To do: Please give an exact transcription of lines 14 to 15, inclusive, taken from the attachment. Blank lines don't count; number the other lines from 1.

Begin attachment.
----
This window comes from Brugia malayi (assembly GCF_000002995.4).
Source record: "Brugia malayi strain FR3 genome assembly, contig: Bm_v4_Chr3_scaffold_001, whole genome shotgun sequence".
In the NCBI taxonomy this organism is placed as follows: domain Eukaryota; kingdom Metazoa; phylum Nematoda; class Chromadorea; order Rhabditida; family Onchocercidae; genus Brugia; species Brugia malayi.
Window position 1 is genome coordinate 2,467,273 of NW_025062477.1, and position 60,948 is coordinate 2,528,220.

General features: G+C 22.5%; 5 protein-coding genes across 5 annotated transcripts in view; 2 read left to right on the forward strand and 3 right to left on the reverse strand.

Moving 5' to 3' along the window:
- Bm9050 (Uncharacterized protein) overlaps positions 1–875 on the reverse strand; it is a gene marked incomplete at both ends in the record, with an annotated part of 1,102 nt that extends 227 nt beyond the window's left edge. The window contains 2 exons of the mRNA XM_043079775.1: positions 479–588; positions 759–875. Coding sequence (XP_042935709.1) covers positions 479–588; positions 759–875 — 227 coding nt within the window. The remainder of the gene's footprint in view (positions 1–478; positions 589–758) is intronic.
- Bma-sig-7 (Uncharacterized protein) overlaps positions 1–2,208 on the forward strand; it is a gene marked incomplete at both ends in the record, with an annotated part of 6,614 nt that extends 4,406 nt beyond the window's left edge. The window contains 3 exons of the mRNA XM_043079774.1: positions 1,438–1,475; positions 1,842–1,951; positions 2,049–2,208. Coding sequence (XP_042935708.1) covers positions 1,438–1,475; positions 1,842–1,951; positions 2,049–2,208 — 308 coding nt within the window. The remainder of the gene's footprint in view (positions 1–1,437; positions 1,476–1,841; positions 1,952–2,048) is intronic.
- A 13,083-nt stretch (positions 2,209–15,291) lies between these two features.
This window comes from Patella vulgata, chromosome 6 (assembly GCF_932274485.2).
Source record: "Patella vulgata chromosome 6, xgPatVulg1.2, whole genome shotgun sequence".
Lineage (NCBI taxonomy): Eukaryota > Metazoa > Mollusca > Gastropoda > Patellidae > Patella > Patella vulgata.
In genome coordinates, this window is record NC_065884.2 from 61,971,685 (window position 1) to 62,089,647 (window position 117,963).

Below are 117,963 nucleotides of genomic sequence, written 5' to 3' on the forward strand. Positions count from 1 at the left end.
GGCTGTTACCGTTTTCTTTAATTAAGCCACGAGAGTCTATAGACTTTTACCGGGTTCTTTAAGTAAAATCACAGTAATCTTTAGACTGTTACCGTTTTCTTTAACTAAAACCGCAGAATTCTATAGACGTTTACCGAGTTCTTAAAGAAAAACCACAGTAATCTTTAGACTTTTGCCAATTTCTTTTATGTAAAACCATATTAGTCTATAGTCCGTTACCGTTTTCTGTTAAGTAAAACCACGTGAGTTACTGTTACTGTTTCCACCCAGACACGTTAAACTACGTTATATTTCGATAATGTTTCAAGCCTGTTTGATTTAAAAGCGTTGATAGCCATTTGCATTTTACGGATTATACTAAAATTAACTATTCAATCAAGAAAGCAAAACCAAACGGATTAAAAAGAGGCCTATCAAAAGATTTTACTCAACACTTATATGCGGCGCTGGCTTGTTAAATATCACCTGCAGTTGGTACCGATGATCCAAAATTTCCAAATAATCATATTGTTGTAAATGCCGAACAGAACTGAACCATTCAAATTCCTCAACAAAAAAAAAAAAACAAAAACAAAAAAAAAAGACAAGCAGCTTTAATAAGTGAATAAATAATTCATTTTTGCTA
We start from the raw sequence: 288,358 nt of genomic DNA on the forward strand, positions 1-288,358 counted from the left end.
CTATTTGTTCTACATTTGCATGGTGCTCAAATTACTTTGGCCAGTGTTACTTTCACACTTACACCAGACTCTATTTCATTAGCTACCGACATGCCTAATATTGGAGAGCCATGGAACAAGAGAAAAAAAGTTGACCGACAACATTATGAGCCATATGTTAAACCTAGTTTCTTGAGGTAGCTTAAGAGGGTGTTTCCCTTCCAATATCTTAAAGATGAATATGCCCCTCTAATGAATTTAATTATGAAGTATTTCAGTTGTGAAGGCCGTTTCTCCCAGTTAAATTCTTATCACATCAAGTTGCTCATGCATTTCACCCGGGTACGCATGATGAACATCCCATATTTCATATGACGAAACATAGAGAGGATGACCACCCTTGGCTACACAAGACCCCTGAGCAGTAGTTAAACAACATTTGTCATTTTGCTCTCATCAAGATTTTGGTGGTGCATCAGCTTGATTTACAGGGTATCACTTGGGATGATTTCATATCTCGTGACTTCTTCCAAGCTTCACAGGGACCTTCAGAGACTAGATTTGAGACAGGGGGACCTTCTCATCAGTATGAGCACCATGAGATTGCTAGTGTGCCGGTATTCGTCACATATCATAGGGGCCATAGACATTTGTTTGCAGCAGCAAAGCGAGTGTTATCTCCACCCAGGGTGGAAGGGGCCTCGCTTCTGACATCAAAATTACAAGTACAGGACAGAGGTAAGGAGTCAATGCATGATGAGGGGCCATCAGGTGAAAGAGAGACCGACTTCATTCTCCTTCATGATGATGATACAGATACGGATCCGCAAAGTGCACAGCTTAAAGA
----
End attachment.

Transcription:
Below are 117,963 nucleotides of genomic sequence, written 5' to 3' on the forward strand. Positions count from 1 at the left end.
GGCTGTTACCGTTTTCTTTAATTAAGCCACGAGAGTCTATAGACTTTTACCGGGTTCTTTAAGTAAAATCACAGTAATCTTTAGACTGTTACCGTTTTCTTTAACTAAAACCGCAGAATTCTATAGACGTTTACCGAGTTCTTAAAGAAAAACCACAGTAATCTTTAGACTTTTGCCAATTTCTTTTATGTAAAACCATATTAGTCTATAGTCCGTTACCGTTTTCTGTTAAGTAAAACCACGTGAGTTACTGTTACTGTTTCCACCCAGACACGTTAAACTACGTTATATTTCGATAATGTTTCAAGCCTGTTTGATTTAAAAGCGTTGATAGCCATTTGCATTTTACGGATTATACTAAAATTAACTATTCAATCAAGAAAGCAAAACCAAACGGATTAAAAAGAGGCCTATCAAAAGATTTTACTCAACACTTATATGCGGCGCTGGCTTGTTAAATATCACCTGCAGTTGGTACCGATGATCCAAAATTTCCAAATAATCATATTGTTGTAAATGCCGAACAGAACTGAACCATTCAAATTCCTCAACAAAAAAAAAAAAACAAAAACAAAAAAAAAAGACAAGCAGCTTTAATAAGTGAATAAATAATTCATTTTTGCTA